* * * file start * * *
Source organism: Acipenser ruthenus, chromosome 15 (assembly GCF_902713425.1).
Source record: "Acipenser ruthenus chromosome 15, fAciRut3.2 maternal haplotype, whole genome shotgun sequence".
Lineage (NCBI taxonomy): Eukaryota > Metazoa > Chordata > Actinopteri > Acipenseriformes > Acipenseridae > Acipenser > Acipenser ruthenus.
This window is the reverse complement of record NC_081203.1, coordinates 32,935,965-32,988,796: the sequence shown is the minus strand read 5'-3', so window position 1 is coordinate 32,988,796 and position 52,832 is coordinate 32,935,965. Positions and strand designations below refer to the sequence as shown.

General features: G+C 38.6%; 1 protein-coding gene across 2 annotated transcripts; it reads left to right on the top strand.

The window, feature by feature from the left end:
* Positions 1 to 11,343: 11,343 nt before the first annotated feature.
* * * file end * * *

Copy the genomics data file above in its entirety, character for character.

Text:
Source organism: Acipenser ruthenus, chromosome 15 (assembly GCF_902713425.1).
Source record: "Acipenser ruthenus chromosome 15, fAciRut3.2 maternal haplotype, whole genome shotgun sequence".
Lineage (NCBI taxonomy): Eukaryota > Metazoa > Chordata > Actinopteri > Acipenseriformes > Acipenseridae > Acipenser > Acipenser ruthenus.
This window is the reverse complement of record NC_081203.1, coordinates 32,935,965-32,988,796: the sequence shown is the minus strand read 5'-3', so window position 1 is coordinate 32,988,796 and position 52,832 is coordinate 32,935,965. Positions and strand designations below refer to the sequence as shown.

General features: G+C 38.6%; 1 protein-coding gene across 2 annotated transcripts; it reads left to right on the top strand.

The window, feature by feature from the left end:
* Positions 1 to 11,343: 11,343 nt before the first annotated feature.